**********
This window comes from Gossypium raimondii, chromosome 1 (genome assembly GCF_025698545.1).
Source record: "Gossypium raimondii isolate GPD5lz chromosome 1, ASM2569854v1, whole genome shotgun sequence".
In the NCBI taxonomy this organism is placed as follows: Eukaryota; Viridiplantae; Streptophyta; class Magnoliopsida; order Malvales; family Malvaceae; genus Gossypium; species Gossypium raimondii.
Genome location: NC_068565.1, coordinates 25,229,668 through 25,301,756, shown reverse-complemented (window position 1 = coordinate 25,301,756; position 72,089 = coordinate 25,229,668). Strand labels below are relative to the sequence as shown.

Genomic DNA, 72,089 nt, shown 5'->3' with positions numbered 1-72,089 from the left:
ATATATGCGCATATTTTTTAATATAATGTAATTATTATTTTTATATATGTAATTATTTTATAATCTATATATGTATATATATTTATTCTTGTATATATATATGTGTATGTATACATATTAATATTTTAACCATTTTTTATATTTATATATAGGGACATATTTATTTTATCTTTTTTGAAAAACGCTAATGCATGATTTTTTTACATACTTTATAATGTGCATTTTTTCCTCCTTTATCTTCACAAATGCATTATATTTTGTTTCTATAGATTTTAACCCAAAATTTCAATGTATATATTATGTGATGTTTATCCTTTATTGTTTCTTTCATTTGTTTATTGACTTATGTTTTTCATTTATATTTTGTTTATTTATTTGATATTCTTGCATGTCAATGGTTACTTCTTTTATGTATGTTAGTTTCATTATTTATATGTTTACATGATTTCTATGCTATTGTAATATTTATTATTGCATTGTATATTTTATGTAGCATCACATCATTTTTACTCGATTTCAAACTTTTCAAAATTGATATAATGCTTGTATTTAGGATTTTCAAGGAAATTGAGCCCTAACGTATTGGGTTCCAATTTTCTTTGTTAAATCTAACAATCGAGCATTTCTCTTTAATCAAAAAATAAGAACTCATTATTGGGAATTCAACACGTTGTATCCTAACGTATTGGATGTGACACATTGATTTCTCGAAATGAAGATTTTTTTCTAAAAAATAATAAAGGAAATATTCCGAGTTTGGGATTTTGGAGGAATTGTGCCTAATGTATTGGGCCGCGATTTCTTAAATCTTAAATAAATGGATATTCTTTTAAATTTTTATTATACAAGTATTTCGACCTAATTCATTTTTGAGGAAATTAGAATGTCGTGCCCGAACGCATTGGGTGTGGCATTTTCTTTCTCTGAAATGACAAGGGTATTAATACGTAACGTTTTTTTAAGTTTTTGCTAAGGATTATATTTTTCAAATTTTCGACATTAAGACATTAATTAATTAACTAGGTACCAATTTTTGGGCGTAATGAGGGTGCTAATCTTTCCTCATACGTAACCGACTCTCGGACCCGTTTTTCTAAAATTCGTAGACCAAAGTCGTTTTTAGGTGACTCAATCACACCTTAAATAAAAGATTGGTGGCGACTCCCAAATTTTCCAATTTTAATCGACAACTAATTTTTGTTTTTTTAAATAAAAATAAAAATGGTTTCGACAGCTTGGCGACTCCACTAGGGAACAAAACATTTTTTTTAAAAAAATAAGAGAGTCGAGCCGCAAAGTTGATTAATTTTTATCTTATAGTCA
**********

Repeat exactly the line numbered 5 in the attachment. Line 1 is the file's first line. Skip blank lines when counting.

Genomic DNA, 72,089 nt, shown 5'->3' with positions numbered 1-72,089 from the left: